Knit Wit Review
on Apr 19, 2016
Given Matt Leacock’s pedigree I was a little surprised when Knit Wit was announced. It seemed strange and interesting that the designer of a popular game about 4 brutal diseases rampaging across the globe would design a game ostensibly about thread craft. When I found out it was a word game, and not a strategy game at all I was intrigued. Party games are a dime a dozen on Kickstarter these days, and Knit Wit was going to have to go toe-to-toe with the recent juggernaut Codenames. The good news is that Matt has stitched together something rather interesting and packaged it all together in a way that a good friend described as “Pinteresting”.
Knit Wit will no doubt be compared to the classic family game Scattergories, though that comparison may not be completely fair. Yes, they share the same base rule of only being able to score words or phrases you come up with that are unique to the table, but apart from that the games diverge. In Scattergories, there are only so many category lists and thus only so many ways you can up with an answer for “Things you Find in Hospital”. What sets Knit Wit apart, and makes it shine, is the way players weave these categories together themselves as part of the game.
Upon opening your gorgeous box, you’ll be greeted by eight smooth wooden spools wrapped in loops of bright color. These loops are attached to matching colored clothes pins and are the heart of the game. On your turn you’ll lay a loop on the table, around a single spool if there is already one out, and clip a sewing tag to the clothespin. There are 114 tags with words and phrases on them; everything from “blue” to “smaller than a breadbox” is printed on these tags and these replace the static categories in that other game. After you’ve added a tag to the word tapestry on the board, you will place a numbered spool in any empty space on the board created by these loops. These spaces are basically the intersection of a yarned Venn diagram and you and your opponents will be trying to come up with something (anything) that would fit in that intersection. This repeats, loop-clip-spool, around the table until all 8 spools have been placed on the board.
It’d be easy to rush through this part, thinking it part of the setup and not part of the game, but I urge you not to. As each string is added to the table looping and curling around a spool, you get to choose how difficult it will be to score. While it may be easy to come up with something both “Hollow” and “Bitter” for spool number 7, what happens when your friend loops a third string around it and clips the word “Mechanical” to it? Watching the table groan as you put spool 2 down in the space created by the “Invisible” and “Mushy” is as much fun as trying to come up with something yourself, and that’s where it gets tricky. Once the last spool is placed, players will pick up their white pencils and beautiful black chalkboard-esque craft paper and scramble to come up with something for each spool. “Illegal” will be easy, but you have to be careful not to pick something too easy. I thought for sure that the Model T would be unique to the “Historical” category but apparently so did 2 out of the other 3 people I was playing with. This part of the game is a scramble, as players race to trace the loops swirling around the board to ensure they catch all the categories. And they are also trying to finish early in order to grab the bonus points represented by chunky buttons. There is no external timer in Knit Wit; you only need to go faster than everyone else.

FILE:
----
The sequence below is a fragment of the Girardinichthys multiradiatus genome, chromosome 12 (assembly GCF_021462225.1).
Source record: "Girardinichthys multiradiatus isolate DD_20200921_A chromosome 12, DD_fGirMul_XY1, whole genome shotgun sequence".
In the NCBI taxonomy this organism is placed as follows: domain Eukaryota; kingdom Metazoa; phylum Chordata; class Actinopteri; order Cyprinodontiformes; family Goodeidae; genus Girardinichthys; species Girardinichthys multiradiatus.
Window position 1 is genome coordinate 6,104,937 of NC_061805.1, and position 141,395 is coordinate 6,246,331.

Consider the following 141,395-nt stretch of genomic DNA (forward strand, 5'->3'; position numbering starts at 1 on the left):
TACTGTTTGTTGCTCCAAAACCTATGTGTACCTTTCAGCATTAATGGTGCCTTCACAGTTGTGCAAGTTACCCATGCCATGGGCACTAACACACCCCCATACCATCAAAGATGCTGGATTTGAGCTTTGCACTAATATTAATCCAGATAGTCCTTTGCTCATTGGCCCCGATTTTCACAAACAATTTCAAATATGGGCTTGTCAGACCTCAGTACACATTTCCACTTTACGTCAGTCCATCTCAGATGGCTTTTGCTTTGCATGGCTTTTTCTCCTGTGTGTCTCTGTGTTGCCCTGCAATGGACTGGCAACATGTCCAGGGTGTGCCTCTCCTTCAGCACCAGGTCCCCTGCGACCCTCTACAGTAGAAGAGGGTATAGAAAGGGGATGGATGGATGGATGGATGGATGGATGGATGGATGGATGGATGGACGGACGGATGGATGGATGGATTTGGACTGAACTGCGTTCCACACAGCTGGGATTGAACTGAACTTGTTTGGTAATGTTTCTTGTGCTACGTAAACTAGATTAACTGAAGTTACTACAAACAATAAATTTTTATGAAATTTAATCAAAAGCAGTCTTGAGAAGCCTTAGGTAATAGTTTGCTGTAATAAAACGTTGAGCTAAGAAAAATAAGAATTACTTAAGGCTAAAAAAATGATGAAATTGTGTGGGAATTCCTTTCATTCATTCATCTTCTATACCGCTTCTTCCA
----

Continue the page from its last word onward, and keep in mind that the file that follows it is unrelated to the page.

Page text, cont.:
Once the last button has been taken and the remaining players have written their last word, players go around in a circle sharing, laughing, and being laughed at as they read their list. If there is a disagreement about whether or not “Jaded Robot Ex-Lover” should count for hollow, bitter, and mechanical, then anyone can yell “Knit Wit!” to give the player 10 seconds to convince the table before it’s put up for a vote. Depending on your group, this can be as contentious as a game of Cosmic Encounter as people argue passionately and horse-trade over future answers. Finally, you’ll add up points but at this point it’s almost an afterthought. There is no grand strategy to Knit Wit, only a beautiful shared experience you stitch together across a table.
From the moment you open the box to the moment you wind up the spools and pack it away, Knit Wit is a joyful experience masterfully woven together by a designer who knows fun in a purist sense. While it may be just a family word game, it’s one done by a creator with the hobby world design chops to elevate it. And as for why this seemingly simple game needed the wonderful packaging and components it comes with? Well, sometimes whimsy is reason enough.